Navigating US-EMEA Data Privacy Rules

Navigating US-EMEA Data Privacy Rules

By Kevin Petrie, Technology Evangelist at Attunity.

US and European Union regulators are wrestling with mountains of red tape as they hammer out a data “Privacy Shield” agreement reached this month to preserve $260 billion of transatlantic trade in digital services.

The question, re-opened in October when the European Court of Justice nullified the 15-year old “Safe Harbor” agreement: how best EU citizens can monitor and challenge usage of their personal data. To answer this, the US government has committed to a new State Department ombudsman, aggressive policing by the Federal Trade Commission and a massive new compliance database at the Department of Commerce.

Things will get even trickier for the private sector on both sides of the pond. Companies need to transparently sort and monitor usage of EU customer records, demonstrating that only authorized actions are taken on information that comes to the US – without prohibitive cost.

The corporate legal responsibilities alone are daunting. The Privacy Shield empowers individuals in the EU to request usage reports and take disputes to arbitration proceedings. This also brings new complexity to global IT departments that already struggle to integrate growing volumes of increasingly varied customer data.

Domino’s Pizza, which serves all continents, was one of many enterprises discussing the persistent challenges of parsing, correcting and matching customer profiles at a Gartner “master data management” conference in Dallas last week. The winner, said Dan Djuric, Vice President of Enterprise Information Services during his session, is “whoever unlocks the reams of data and uses it strategically.”

The first steps for IT boil down to dividing individuals’ data and monitoring how it is used. Here are descriptions of these challenges and best practices to address them.

  • Cleanly separate US and European data. Vendors must answer distinct compliance questions when it comes to EU customers, which means those records are best kept in distinct logical or even physical server resources. For example, some European vendors are moving their databases to EU-based hosting providers. Many enterprises will need to be able to copy select tables or columns across or between databases, data warehouses or potentially Hadoop, on premise or in the Cloud. This might include copying tables to US servers to satisfy US regulatory/surveillance inquiries, while removing the rows for all European customers.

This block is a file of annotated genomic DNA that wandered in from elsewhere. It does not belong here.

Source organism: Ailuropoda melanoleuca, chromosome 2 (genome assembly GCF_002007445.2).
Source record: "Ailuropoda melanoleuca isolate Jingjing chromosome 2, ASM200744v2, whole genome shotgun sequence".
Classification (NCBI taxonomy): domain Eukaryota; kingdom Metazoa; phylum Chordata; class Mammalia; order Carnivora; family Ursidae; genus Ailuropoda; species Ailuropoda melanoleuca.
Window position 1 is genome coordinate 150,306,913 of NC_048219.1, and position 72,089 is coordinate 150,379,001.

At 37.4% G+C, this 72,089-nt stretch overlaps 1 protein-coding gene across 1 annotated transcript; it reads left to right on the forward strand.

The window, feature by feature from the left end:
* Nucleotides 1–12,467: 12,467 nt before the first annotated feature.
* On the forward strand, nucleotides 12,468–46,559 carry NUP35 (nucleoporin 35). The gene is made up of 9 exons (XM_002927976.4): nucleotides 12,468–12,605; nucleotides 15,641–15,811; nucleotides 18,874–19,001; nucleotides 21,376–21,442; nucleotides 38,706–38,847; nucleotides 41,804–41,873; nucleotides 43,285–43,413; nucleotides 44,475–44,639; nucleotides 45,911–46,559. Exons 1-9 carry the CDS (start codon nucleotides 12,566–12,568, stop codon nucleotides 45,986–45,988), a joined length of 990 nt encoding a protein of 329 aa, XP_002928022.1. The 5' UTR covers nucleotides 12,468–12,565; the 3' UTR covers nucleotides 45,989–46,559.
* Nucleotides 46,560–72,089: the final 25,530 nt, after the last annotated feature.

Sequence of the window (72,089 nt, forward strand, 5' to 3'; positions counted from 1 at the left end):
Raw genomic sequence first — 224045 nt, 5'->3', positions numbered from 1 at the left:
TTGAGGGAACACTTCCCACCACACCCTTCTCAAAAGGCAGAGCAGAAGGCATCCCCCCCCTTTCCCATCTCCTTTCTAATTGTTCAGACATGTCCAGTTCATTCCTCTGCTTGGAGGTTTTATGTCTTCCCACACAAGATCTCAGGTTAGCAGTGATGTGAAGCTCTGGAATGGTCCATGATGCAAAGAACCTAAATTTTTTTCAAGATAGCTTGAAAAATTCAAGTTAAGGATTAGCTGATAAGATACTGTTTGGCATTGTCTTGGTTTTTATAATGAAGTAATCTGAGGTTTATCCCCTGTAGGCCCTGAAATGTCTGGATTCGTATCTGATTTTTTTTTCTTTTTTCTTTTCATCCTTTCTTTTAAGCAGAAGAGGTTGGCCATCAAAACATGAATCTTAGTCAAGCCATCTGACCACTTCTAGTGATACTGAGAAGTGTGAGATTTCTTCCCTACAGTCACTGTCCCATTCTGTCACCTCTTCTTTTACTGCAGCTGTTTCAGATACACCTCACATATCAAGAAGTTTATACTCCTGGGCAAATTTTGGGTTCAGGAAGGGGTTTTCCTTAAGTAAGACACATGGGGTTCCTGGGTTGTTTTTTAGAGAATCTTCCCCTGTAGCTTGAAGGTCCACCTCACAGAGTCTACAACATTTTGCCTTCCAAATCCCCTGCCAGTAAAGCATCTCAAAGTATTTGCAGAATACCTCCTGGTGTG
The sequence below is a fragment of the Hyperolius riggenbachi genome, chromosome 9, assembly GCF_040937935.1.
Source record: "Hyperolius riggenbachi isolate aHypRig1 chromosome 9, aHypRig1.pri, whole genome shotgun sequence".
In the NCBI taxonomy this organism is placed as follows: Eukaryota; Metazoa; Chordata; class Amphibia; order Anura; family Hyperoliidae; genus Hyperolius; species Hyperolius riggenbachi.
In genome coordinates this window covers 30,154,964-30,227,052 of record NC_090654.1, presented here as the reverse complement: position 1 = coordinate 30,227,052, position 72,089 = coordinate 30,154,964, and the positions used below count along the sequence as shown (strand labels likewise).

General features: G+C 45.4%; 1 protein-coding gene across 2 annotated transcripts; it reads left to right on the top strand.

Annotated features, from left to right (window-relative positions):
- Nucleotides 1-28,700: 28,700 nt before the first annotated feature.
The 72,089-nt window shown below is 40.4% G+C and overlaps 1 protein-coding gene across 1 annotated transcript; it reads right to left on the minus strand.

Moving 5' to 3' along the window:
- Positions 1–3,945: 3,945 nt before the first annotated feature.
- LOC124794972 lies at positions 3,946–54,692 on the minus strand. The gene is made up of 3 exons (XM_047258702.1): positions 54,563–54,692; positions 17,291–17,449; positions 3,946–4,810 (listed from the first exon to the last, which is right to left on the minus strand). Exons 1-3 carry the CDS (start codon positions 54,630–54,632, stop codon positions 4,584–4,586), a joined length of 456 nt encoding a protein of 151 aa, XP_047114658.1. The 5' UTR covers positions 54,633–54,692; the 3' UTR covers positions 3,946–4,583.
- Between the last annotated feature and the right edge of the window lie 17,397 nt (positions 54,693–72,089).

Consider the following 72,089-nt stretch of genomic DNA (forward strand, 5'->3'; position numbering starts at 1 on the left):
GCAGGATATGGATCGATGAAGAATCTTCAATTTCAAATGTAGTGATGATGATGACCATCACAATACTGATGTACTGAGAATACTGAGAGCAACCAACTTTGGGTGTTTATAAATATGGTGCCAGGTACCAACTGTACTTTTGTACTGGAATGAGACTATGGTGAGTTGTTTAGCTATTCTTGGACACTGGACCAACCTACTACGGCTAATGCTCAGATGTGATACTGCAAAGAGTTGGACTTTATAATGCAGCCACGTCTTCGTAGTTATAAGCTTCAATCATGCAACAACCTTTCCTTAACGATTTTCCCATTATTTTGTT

Enterprises will need more granular control in some cases, defining copy data by physical address, company/BU code, sales organization or other criteria. Some will need to protect sensitive data at export with extensive transformation rules, and compare or synchronize objects between environments.

  • Track data usage. With finer regulatory points still to be defined, and the risk of myriad individual arbitration proceedings, vendors need to create robust, detailed and flexible usage monitoring processes to address whatever comes their way. This means identifying which business users are touching which tables, columns and customer-specific rows, on which dates, and what actions they are performing. In addition to this level of detail, some enterprises will need to know the associated BI reports or applications, and identify changes in activity patterns between two time periods.

Digital commerce in the EU will change shape in coming years, and the contours have not yet come into focus. Global enterprises serving these markets need to erect the right fences and security cameras to be ready.

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